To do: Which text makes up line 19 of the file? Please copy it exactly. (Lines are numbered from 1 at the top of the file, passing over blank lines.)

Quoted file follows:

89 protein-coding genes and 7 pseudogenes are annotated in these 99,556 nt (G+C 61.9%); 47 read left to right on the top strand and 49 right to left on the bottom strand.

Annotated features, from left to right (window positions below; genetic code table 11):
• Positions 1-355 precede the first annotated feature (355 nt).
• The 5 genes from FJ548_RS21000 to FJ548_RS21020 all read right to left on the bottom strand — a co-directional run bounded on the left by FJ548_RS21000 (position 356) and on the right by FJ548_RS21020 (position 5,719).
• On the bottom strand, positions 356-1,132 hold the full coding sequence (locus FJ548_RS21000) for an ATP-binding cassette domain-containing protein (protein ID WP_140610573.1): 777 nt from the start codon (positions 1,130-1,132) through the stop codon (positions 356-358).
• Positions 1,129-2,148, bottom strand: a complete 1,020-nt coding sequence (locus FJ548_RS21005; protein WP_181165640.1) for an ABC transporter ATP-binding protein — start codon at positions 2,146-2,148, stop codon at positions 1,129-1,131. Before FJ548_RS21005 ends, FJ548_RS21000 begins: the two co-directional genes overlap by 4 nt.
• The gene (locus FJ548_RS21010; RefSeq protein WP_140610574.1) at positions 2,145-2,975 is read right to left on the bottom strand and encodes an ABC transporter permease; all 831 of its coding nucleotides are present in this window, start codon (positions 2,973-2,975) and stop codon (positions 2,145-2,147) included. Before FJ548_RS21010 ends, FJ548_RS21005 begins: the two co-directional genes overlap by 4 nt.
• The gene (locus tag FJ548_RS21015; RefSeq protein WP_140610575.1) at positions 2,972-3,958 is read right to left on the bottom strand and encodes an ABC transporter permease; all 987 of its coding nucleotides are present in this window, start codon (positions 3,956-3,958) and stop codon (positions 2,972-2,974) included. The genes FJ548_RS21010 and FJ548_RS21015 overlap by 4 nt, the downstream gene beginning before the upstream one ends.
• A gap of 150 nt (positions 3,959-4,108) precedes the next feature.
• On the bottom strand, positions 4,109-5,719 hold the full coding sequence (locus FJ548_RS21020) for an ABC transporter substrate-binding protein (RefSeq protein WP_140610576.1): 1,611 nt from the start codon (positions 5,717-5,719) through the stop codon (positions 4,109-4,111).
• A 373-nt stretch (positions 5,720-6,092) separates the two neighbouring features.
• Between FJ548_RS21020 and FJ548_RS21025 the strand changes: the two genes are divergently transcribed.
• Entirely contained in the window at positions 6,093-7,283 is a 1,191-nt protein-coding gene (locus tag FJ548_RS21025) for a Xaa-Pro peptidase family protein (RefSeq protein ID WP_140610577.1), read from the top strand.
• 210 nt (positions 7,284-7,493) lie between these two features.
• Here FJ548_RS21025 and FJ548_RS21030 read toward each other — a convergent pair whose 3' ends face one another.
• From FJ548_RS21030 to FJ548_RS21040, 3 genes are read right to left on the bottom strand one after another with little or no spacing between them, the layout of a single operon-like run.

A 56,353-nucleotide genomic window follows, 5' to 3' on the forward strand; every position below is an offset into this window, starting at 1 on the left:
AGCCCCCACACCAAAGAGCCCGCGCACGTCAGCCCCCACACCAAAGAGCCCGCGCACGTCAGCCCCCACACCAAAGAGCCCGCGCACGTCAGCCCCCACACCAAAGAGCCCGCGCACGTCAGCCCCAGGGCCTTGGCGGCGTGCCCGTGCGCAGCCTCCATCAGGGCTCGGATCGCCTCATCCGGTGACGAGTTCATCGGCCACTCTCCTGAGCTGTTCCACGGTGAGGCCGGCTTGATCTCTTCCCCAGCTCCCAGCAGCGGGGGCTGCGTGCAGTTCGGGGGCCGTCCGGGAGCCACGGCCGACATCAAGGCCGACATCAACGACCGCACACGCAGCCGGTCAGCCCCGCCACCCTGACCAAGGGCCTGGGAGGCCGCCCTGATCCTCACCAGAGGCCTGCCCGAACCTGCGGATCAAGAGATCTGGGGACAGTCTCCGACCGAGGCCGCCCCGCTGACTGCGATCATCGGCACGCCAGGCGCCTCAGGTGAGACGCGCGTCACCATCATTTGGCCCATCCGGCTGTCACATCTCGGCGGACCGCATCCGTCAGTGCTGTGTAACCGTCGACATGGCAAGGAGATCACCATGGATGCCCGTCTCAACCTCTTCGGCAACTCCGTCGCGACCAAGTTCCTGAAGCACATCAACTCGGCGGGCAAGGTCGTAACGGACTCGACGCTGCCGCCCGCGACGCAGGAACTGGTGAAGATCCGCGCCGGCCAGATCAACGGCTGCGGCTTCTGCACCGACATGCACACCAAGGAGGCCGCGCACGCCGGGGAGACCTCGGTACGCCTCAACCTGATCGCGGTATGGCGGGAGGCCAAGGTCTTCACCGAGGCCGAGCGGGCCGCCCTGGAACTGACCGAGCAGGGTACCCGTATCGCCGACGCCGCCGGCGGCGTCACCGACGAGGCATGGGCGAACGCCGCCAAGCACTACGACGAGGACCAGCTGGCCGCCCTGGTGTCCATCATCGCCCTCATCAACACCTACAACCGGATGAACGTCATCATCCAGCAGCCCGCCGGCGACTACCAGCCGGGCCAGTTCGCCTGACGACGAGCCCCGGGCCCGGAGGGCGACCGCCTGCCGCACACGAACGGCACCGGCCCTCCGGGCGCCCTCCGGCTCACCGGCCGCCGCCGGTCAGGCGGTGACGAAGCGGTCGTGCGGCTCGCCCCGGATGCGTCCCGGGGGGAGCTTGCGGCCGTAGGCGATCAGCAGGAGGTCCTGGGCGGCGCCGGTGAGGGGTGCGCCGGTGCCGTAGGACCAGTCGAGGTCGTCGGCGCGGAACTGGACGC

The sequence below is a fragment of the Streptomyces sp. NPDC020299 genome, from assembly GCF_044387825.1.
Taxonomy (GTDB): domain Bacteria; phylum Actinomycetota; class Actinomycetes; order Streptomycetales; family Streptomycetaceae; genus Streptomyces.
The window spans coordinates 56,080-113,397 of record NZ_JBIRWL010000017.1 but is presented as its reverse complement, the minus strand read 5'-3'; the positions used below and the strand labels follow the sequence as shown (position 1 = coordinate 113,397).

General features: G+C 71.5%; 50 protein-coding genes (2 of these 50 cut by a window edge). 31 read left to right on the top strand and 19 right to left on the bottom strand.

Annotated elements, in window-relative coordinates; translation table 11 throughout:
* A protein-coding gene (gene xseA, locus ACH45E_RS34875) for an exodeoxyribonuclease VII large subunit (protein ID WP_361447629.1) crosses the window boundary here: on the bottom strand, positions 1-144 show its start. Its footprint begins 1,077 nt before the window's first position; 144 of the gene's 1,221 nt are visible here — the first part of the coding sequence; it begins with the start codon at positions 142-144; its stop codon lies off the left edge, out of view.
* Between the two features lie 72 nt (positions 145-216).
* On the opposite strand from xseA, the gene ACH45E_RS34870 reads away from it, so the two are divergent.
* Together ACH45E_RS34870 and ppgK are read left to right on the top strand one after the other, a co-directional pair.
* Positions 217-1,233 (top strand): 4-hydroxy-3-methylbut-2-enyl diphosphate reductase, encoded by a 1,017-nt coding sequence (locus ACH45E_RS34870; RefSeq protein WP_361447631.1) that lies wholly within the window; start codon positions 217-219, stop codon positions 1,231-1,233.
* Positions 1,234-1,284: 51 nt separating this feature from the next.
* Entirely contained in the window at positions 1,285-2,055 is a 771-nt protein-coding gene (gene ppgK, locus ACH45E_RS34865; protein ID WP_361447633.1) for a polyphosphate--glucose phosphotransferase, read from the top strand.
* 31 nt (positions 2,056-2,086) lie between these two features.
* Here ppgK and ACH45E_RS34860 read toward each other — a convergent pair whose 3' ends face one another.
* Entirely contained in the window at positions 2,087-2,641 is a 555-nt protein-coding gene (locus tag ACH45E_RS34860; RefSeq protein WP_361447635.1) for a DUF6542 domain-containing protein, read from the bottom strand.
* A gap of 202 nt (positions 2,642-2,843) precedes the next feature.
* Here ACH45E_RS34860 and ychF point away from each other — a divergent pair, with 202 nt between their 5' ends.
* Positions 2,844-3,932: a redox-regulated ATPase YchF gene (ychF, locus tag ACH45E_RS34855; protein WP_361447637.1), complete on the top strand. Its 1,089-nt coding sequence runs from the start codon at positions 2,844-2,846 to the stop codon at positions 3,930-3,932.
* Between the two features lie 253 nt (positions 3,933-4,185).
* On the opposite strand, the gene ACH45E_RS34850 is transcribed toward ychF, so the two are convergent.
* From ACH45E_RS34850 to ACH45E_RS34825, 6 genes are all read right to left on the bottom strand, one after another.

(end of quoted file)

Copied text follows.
The sequence below is a fragment of the Streptomyces sp. NPDC020299 genome, from assembly GCF_044387825.1.